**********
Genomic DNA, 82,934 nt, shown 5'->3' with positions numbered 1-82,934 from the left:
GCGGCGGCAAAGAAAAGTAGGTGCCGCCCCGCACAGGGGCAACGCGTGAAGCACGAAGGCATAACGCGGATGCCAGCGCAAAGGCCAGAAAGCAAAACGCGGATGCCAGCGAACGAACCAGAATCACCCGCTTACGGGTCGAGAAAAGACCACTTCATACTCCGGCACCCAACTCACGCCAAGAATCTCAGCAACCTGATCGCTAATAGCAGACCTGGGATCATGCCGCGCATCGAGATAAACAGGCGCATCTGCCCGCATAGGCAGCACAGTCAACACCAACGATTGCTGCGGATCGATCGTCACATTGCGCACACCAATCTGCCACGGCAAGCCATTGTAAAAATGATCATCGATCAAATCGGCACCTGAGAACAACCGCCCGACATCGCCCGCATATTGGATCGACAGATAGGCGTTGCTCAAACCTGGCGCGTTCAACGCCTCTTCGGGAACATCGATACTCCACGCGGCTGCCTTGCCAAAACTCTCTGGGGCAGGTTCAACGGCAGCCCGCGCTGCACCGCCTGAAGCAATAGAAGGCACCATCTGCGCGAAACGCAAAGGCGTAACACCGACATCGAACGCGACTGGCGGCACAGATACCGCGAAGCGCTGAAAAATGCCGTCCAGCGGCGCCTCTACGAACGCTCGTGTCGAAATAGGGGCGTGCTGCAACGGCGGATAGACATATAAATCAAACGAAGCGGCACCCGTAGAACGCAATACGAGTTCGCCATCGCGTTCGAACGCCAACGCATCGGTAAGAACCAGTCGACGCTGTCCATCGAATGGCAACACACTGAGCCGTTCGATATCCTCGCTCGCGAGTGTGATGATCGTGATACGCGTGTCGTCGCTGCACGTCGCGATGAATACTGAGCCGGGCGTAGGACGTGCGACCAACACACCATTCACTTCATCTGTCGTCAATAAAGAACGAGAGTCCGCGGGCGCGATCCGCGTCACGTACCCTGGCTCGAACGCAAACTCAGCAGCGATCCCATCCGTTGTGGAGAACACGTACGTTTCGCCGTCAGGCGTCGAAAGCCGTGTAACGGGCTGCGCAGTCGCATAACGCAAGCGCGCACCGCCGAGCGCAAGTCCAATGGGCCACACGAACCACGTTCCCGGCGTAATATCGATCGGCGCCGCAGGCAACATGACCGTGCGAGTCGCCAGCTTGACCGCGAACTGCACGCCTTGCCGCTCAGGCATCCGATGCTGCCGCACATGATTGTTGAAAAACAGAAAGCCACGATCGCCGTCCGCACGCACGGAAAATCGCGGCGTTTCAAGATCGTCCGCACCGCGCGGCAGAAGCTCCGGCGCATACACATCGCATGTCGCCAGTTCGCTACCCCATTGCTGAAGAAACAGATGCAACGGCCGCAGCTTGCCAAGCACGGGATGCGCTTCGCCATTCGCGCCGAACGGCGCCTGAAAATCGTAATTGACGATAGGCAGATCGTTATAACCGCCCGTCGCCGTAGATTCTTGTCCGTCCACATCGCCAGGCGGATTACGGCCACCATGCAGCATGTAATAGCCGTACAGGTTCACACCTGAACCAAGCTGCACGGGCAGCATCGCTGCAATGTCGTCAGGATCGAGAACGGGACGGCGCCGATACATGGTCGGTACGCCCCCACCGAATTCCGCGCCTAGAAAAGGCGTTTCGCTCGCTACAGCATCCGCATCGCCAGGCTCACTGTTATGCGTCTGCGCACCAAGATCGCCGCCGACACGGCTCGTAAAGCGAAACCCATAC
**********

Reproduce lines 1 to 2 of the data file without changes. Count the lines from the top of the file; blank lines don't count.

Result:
Genomic DNA, 82,934 nt, shown 5'->3' with positions numbered 1-82,934 from the left:
GCGGCGGCAAAGAAAAGTAGGTGCCGCCCCGCACAGGGGCAACGCGTGAAGCACGAAGGCATAACGCGGATGCCAGCGCAAAGGCCAGAAAGCAAAACGCGGATGCCAGCGAACGAACCAGAATCACCCGCTTACGGGTCGAGAAAAGACCACTTCATACTCCGGCACCCAACTCACGCCAAGAATCTCAGCAACCTGATCGCTAATAGCAGACCTGGGATCATGCCGCGCATCGAGATAAACAGGCGCATCTGCCCGCATAGGCAGCACAGTCAACACCAACGATTGCTGCGGATCGATCGTCACATTGCGCACACCAATCTGCCACGGCAAGCCATTGTAAAAATGATCATCGATCAAATCGGCACCTGAGAACAACCGCCCGACATCGCCCGCATATTGGATCGACAGATAGGCGTTGCTCAAACCTGGCGCGTTCAACGCCTCTTCGGGAACATCGATACTCCACGCGGCTGCCTTGCCAAAACTCTCTGGGGCAGGTTCAACGGCAGCCCGCGCTGCACCGCCTGAAGCAATAGAAGGCACCATCTGCGCGAAACGCAAAGGCGTAACACCGACATCGAACGCGACTGGCGGCACAGATACCGCGAAGCGCTGAAAAATGCCGTCCAGCGGCGCCTCTACGAACGCTCGTGTCGAAATAGGGGCGTGCTGCAACGGCGGATAGACATATAAATCAAACGAAGCGGCACCCGTAGAACGCAATACGAGTTCGCCATCGCGTTCGAACGCCAACGCATCGGTAAGAACCAGTCGACGCTGTCCATCGAATGGCAACACACTGAGCCGTTCGATATCCTCGCTCGCGAGTGTGATGATCGTGATACGCGTGTCGTCGCTGCACGTCGCGATGAATACTGAGCCGGGCGTAGGACGTGCGACCAACACACCATTCACTTCATCTGTCGTCAATAAAGAACGAGAGTCCGCGGGCGCGATCCGCGTCACGTACCCTGGCTCGAACGCAAACTCAGCAGCGATCCCATCCGTTGTGGAGAACACGTACGTTTCGCCGTCAGGCGTCGAAAGCCGTGTAACGGGCTGCGCAGTCGCATAACGCAAGCGCGCACCGCCGAGCGCAAGTCCAATGGGCCACACGAACCACGTTCCCGGCGTAATATCGATCGGCGCCGCAGGCAACATGACCGTGCGAGTCGCCAGCTTGACCGCGAACTGCACGCCTTGCCGCTCAGGCATCCGATGCTGCCGCACATGATTGTTGAAAAACAGAAAGCCACGATCGCCGTCCGCACGCACGGAAAATCGCGGCGTTTCAAGATCGTCCGCACCGCGCGGCAGAAGCTCCGGCGCATACACATCGCATGTCGCCAGTTCGCTACCCCATTGCTGAAGAAACAGATGCAACGGCCGCAGCTTGCCAAGCACGGGATGCGCTTCGCCATTCGCGCCGAACGGCGCCTGAAAATCGTAATTGACGATAGGCAGATCGTTATAACCGCCCGTCGCCGTAGATTCTTGTCCGTCCACATCGCCAGGCGGATTACGGCCACCATGCAGCATGTAATAGCCGTACAGGTTCACACCTGAACCAAGCTGCACGGGCAGCATCGCTGCAATGTCGTCAGGATCGAGAACGGGACGGCGCCGATACATGGTCGGTACGCCCCCACCGAATTCCGCGCCTAGAAAAGGCGTTTCGCTCGCTACAGCATCCGCATCGCCAGGCTCACTGTTATGCGTCTGCGCACCAAGATCGCCGCCGACACGGCTCGTAAAGCGAAACCCATAC